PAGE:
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Hershey cuts outlook again on weak US, China sales

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Hershey shares tumbled over 5% as the US chocolate maker trimmed its full-year hopes, citing weak demand in the US and China, after unveiling plummeting earnings.

The news raises fresh concerns about the state of global cocoa demand, which is highly susceptible to tightened consumer budgets.

Hershey cut its forecast for 2015 net-sales growth to 1.5-2.0%, from the 3.0-4.0% previously expected.

The company blamed "international macroeconomic challenges," as well as market place trends.

Hershey's growth forecast does not include potential currency effects, which could shrink dollar-denominated receipts in overseas markets thanks to the recent strength of the greenback.

Adjusted earnings growth hopes have also been cooled, with Hershey expecting it to come in "toward the low end" of the previously forecast to 3-5%.

Falling profits

Hershey reported a slump in profits by 31%, thanks to disappointing demand in North America and China.

Hershey's earnings fell to $154.8m, in the three month to October 4, from $223.7m in the same period last year.

Net sales were cam in flat at $1.96bn.

Golden Monkey purchase

"US net sales were below expectations due to lower than expected candy, mint and gum retail takeaway in the third quarter," said Hershey.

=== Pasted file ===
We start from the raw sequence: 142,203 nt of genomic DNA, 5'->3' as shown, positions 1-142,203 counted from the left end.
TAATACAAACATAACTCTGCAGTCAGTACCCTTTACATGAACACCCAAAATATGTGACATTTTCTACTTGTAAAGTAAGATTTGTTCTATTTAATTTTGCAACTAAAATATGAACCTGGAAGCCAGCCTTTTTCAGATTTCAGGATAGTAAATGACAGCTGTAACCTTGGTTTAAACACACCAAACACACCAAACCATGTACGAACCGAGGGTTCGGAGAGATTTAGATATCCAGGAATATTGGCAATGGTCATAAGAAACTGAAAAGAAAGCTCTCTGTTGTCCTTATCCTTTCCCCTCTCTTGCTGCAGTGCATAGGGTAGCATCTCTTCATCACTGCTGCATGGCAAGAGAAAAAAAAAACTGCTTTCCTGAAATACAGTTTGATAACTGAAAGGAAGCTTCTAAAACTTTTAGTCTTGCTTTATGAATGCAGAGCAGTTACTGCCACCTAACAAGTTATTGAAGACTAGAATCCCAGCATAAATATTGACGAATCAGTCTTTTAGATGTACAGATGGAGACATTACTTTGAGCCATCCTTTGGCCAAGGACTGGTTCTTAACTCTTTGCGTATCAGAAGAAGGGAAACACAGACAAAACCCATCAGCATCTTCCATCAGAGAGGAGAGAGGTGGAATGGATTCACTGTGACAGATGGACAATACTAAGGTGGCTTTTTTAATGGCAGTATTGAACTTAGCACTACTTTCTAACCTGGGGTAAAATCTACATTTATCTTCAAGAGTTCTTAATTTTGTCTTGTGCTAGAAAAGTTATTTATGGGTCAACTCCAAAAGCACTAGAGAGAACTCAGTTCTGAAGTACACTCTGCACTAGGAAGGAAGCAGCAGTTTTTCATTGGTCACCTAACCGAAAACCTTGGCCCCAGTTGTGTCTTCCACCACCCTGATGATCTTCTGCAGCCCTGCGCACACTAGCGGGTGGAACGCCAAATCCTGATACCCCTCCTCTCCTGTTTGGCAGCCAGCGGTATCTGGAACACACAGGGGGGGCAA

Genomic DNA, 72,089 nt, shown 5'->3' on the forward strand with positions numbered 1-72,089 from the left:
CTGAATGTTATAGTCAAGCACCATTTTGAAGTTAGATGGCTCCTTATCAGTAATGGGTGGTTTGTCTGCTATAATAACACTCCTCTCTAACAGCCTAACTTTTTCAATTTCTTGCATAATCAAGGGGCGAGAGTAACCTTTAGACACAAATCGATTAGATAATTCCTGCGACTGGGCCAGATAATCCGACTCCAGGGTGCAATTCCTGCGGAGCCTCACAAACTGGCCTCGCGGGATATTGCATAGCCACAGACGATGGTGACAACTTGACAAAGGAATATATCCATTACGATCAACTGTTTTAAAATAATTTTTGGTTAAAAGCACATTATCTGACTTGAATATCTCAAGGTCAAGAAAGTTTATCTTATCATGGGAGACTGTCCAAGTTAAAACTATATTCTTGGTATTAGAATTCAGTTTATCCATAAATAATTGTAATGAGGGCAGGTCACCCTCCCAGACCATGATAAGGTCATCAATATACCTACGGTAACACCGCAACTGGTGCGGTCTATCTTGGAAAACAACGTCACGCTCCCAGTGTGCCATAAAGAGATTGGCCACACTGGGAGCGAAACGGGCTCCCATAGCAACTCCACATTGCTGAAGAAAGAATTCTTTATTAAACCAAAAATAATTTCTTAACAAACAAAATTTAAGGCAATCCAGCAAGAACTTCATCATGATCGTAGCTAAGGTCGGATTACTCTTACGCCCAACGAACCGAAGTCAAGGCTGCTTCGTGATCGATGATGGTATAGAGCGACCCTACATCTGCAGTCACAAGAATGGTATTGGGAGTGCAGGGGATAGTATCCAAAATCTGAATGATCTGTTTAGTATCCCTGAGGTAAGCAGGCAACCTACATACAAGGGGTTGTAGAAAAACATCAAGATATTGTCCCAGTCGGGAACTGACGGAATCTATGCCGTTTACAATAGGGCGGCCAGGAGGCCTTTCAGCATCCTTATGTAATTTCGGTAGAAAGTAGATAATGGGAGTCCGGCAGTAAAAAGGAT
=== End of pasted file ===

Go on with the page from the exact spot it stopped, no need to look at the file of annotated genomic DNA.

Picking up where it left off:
And like-for-like overseas sales were down, thanks to the "underperformance" of Hershey's chocolate business in China.

Currency effects also weighed on overseas receipts.

Second cut to expectations

This marks the second trim to Hershey's 2015 hopes, driven by lower Chinese demand, in successive quarterly reports.

Chocolate demand in China was reported to be sharply weaker, down 14% from last year.

Hershey has gone long on China, acquiring an 80% stake in luxury chocolate maker Shanghai Golden Monkey last year, with a full takeover scheduled for this year.

Hershey shares in New York were down 4.1% at $90.43 in afternoon deals.

Cocoa processing falls

Hershey is a bar-to-bean manufacture, processing cocoa beans in house, and makes up a large segment of US cocoa demand, in addition to its Asian facilities.

This month data from the US National Confectioners Association showed a 10% drop in North America grinding in the three months to the end of September.

Cocoa grinding, which is the processing of beans in butter and powder, is used as a proxy for consumer demands.

Grinding, down to 124,229 tonnes from last year's record high, was at the low end of analyst's expectations.

But the Cocoa Association of Asia reported that grinding was down 1.6% year-on-year in the same quarter.

This was better than the 4-7% decline analysts were expecting.


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